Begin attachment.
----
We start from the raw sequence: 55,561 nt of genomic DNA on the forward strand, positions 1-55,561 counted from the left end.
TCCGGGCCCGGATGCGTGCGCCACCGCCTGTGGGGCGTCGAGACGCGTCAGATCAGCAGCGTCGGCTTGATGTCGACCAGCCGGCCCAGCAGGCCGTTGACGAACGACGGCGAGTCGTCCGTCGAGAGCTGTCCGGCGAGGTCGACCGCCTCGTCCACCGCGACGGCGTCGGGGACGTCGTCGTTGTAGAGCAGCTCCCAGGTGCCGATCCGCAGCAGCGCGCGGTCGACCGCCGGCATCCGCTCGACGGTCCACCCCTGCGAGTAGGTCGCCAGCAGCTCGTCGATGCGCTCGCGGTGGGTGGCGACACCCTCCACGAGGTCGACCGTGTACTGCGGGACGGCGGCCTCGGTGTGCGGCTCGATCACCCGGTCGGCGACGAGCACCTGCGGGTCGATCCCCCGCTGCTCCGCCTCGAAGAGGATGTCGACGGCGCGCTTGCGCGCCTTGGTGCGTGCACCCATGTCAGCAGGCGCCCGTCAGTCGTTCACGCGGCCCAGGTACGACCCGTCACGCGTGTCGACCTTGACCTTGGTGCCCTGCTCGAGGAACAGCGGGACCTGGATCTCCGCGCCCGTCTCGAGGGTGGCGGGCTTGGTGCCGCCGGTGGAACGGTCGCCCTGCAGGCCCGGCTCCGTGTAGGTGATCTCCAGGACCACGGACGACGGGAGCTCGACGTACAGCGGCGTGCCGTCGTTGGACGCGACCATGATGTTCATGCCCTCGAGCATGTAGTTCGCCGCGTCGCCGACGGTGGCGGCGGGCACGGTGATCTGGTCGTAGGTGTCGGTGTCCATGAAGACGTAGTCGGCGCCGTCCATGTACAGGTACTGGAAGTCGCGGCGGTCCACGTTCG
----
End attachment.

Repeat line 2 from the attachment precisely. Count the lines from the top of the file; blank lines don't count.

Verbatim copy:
TCCGGGCCCGGATGCGTGCGCCACCGCCTGTGGGGCGTCGAGACGCGTCAGATCAGCAGCGTCGGCTTGATGTCGACCAGCCGGCCCAGCAGGCCGTTGACGAACGACGGCGAGTCGTCCGTCGAGAGCTGTCCGGCGAGGTCGACCGCCTCGTCCACCGCGACGGCGTCGGGGACGTCGTCGTTGTAGAGCAGCTCCCAGGTGCCGATCCGCAGCAGCGCGCGGTCGACCGCCGGCATCCGCTCGACGGTCCACCCCTGCGAGTAGGTCGCCAGCAGCTCGTCGATGCGCTCGCGGTGGGTGGCGACACCCTCCACGAGGTCGACCGTGTACTGCGGGACGGCGGCCTCGGTGTGCGGCTCGATCACCCGGTCGGCGACGAGCACCTGCGGGTCGATCCCCCGCTGCTCCGCCTCGAAGAGGATGTCGACGGCGCGCTTGCGCGCCTTGGTGCGTGCACCCATGTCAGCAGGCGCCCGTCAGTCGTTCACGCGGCCCAGGTACGACCCGTCACGCGTGTCGACCTTGACCTTGGTGCCCTGCTCGAGGAACAGCGGGACCTGGATCTCCGCGCCCGTCTCGAGGGTGGCGGGCTTGGTGCCGCCGGTGGAACGGTCGCCCTGCAGGCCCGGCTCCGTGTAGGTGATCTCCAGGACCACGGACGACGGGAGCTCGACGTACAGCGGCGTGCCGTCGTTGGACGCGACCATGATGTTCATGCCCTCGAGCATGTAGTTCGCCGCGTCGCCGACGGTGGCGGCGGGCACGGTGATCTGGTCGTAGGTGTCGGTGTCCATGAAGACGTAGTCGGCGCCGTCCATGTACAGGTACTGGAAGTCGCGGCGGTCCACGTTCG